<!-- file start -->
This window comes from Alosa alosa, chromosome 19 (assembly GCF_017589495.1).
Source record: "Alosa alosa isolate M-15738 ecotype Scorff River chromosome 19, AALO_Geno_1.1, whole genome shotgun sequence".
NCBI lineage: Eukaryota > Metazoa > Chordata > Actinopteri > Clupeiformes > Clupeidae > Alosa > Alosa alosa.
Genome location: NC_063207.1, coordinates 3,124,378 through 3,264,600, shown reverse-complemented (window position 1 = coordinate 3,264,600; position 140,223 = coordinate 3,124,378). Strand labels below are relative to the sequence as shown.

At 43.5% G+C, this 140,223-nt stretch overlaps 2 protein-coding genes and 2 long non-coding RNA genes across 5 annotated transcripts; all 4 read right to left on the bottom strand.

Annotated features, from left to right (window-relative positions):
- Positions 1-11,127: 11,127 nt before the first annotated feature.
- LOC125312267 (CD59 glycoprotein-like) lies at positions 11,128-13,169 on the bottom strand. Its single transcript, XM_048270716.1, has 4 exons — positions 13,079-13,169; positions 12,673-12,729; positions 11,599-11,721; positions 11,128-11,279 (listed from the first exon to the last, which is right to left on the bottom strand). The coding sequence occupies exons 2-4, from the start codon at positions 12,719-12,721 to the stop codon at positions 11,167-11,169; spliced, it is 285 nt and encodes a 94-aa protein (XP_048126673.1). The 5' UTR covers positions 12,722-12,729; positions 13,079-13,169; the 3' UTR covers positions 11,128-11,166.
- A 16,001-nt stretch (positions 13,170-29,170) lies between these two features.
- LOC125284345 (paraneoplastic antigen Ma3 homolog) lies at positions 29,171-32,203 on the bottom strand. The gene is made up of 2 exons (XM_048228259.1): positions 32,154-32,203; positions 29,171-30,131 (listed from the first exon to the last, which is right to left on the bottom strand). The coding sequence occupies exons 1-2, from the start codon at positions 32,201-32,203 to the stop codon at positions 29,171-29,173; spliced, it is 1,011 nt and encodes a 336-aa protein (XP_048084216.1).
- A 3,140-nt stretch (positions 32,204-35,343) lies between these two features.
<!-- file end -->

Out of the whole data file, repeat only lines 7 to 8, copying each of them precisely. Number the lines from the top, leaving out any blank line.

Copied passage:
- Positions 1-11,127: 11,127 nt before the first annotated feature.
- LOC125312267 (CD59 glycoprotein-like) lies at positions 11,128-13,169 on the bottom strand. Its single transcript, XM_048270716.1, has 4 exons — positions 13,079-13,169; positions 12,673-12,729; positions 11,599-11,721; positions 11,128-11,279 (listed from the first exon to the last, which is right to left on the bottom strand). The coding sequence occupies exons 2-4, from the start codon at positions 12,719-12,721 to the stop codon at positions 11,167-11,169; spliced, it is 285 nt and encodes a 94-aa protein (XP_048126673.1). The 5' UTR covers positions 12,722-12,729; positions 13,079-13,169; the 3' UTR covers positions 11,128-11,166.